[¶43] The term " structure" is not defined in Wis. Stat. § 895.52, and is therefore given its common and ordinary meaning. Peterson v. Midwest Sec. Ins. Co., 2001 WI 131, ¶ 16, 248 Wis.2d 567, 636 N.W.2d 727. A " structure" is " something constructed," or " something made up of a number of parts that are held or put together in a particular way." Id. (citing American Heritage Dictionary of the English Language, 1782 (3d ed. 1992)). " Structure" is also defined as " [a]ny construction, or any production or piece of work artificially built up or composed of parts joined together in some definite manner." Id. (citing Black's Law Dictionary, 1424 (6th ed. 1991)).

          [¶44] Sundog relies on Peterson, in which this court held that the owner of a tree stand was entitled to immunity as the owner of a " structure" on real property. Id., ¶ 4. Peterson adopted the court of appeals' decision in Doane. Peterson, 248 Wis.2d 567, ¶ 20. The Doane court identified three categories of [367 Wis.2d 405] property that qualify owners for immunity: (1) real property; (2) buildings, structures and improvements thereon; and (3) waters of the state. Doane, 216 Wis.2d at 352. Sundog argues that like the tree stand in Peterson, the hot air balloon is a structure because it was constructed or put together in a particular way and made up of parts joined together.

Page 501

          [¶45] Although it may have been made up of parts joined together, the hot air balloon ride was not constructed on real property. In Peterson, the tree stand was permanent and built or constructed on the real property. See Peterson, 248 Wis.2d 567, ¶ ¶ 5-7. The hot air balloon in this case was transient and designed to be moved at the end of the day. It was also not designed to remain in one place. The balloon was tethered to two trees and a pick-up truck because of the manner in which Sundog was using it on the day of the event. Thus, we conclude that the hot air balloon is not a structure as that term is applied in Wis. Stat. § 895.52(1)(f).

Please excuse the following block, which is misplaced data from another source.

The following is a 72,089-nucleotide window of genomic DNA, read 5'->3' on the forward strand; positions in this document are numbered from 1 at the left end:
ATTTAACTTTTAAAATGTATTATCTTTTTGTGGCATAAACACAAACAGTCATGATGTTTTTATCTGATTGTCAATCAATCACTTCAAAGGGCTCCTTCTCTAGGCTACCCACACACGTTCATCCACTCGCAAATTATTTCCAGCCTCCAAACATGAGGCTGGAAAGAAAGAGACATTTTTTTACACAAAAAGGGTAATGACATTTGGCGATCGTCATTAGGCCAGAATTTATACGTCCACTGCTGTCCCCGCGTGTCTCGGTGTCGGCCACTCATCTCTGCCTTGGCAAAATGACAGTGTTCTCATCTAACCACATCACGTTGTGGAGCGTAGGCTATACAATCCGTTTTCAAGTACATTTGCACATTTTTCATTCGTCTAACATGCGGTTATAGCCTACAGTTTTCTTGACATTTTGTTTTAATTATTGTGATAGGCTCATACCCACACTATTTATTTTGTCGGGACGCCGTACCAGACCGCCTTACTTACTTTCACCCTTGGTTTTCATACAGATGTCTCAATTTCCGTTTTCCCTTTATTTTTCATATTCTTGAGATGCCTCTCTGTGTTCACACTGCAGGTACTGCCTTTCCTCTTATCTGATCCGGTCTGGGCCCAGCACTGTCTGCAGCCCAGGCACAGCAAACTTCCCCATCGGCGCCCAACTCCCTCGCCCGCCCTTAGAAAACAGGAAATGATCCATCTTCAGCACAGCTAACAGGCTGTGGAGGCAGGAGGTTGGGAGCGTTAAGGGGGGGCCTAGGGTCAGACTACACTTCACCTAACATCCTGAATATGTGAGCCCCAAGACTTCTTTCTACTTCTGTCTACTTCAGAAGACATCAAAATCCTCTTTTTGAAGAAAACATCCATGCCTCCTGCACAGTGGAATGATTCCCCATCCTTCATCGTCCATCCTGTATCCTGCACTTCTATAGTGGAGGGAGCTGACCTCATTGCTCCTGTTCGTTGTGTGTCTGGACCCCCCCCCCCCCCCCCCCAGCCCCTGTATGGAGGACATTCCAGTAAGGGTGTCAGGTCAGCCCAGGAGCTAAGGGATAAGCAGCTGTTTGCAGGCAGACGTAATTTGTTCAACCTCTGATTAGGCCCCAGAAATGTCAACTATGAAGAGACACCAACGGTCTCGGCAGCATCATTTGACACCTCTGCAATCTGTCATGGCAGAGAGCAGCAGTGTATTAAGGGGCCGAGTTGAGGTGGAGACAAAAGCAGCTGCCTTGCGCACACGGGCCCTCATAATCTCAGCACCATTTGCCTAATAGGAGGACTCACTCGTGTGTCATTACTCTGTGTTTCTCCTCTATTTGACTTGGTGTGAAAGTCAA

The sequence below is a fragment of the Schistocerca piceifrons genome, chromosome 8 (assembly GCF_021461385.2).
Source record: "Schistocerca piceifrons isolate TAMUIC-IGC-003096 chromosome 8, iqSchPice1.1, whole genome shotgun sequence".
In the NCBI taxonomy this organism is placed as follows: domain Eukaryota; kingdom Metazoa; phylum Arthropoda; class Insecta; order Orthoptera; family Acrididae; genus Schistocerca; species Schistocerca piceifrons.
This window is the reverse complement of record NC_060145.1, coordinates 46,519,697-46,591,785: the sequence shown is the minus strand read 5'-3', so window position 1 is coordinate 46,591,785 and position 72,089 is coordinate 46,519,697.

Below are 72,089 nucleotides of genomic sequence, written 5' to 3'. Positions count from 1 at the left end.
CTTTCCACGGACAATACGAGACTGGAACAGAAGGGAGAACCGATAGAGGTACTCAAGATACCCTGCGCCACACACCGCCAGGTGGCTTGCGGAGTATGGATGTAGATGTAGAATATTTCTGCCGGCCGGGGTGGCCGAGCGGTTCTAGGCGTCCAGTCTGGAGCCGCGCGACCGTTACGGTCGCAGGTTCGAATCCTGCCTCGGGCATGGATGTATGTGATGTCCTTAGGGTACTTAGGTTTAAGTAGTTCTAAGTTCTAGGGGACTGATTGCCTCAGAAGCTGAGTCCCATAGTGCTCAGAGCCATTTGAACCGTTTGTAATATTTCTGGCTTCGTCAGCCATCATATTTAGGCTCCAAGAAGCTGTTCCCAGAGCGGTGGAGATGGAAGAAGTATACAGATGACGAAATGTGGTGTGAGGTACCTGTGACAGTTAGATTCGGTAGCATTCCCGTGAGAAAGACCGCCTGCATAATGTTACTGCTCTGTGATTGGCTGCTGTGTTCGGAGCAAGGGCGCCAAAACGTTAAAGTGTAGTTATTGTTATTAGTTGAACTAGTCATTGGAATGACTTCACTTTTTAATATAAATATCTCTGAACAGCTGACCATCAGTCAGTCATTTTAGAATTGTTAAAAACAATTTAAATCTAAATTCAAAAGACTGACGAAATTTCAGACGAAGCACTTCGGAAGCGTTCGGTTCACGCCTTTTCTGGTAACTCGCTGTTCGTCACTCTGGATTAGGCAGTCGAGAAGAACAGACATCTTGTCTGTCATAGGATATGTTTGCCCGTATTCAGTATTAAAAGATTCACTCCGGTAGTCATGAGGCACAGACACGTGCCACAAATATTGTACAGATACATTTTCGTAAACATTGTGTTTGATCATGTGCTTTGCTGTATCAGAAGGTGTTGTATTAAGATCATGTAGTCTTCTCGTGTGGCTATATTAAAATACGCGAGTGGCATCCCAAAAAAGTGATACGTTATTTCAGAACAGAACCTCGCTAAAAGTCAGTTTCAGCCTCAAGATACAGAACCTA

[¶46] Accordingly, we conclude that Sundog is not entitled to recreational immunity under Wis. Stat. § 895.52 because it is not an owner under the statute. Sundog was not an " occupier" of the land and the hot air balloon was not " property" because it is not a " structure."

         IV.

          [¶47] Having determined that Sundog is not entitled to immunity under Wis. Stat. § 895.52, we must address whether Roberts' claims are barred by Sundog's exculpatory release. Sundog argues that the waiver of liability form that Roberts signed is valid under Wisconsin law.

          [367 Wis.2d 406] [¶48] Wisconsin case law does not favor exculpatory agreements. See, e.g., Atkins v. Swimwest Family Fitness Center, 2005 WI 4, ¶ 12, 277 Wis.2d 303, 691 N.W.2d 334. " While this court has not held that an exculpatory clause is invalid per se, we have held that such a provision must be construed strictly against the party seeking to rely on it." Id., ¶ 12 (citing Yauger v. Skiing Enters., Inc., 206 Wis.2d 76, 81, 557 N.W.2d 60 (1996); Merten v. Nathan, 108 Wis.2d 205, 210-11, 321 N.W.2d 173 (1982)).

          [¶49] Our analysis of an exculpatory contract begins with examining the facts and circumstances of the agreement to determine if it covers the activity at issue. Atkins, 277 Wis.2d 303, ¶ 13 (citing Arnold v. Shawano County Agric. Soc'y, 111 Wis.2d 203, 211, 330 N.W.2d 773 (1983), overruled on other grounds). If the contract covers the activity, we proceed to a public policy analysis, " which remains the 'germane analysis' for exculpatory clauses." Id., ¶ 13 (citing Yauger, 206 Wis.2d at 86). " We generally define public policy as 'that principle of law under which freedom of contract or private dealings is restricted by law for the good of the community.'" Id., ¶ 14 (quoting Merten, 108 Wis.2d at 213).

          [¶50] This court has found an exculpatory agreement to be invalid if it contains misrepresentations, if it too broadly defines the location and actions covered, or if it is ambiguous and uncertain. See, e.g., Merten, 108 Wis.2d at 214-15; see also Arnold, 111 Wis.2d at 211-13; Dobratz, 161 Wis.2d at 526. Our prior decisions have also set forth the factors to apply in analyzing whether a contract is void as a matter of law.

          [367 Wis.2d 407] [¶51] In Richards, 181 Wis.2d 1007, 513 N.W.2d 118, the plaintiff was injured while accompanying her husband on a trip. The waiver in Richards was both an application for permission to be a passenger and a release of all claims against the trucking company. Id. at 1012. Richards held that the contract was void as against public policy because: (1) the contract served two purposes which were not clearly identified or distinguished; (2) the release was extremely broad and all-inclusive; and (3) the release was in a standardized agreement printed on the Company's form, offering little or no opportunity

Page 502

for negotiation or free and voluntary bargaining. I ...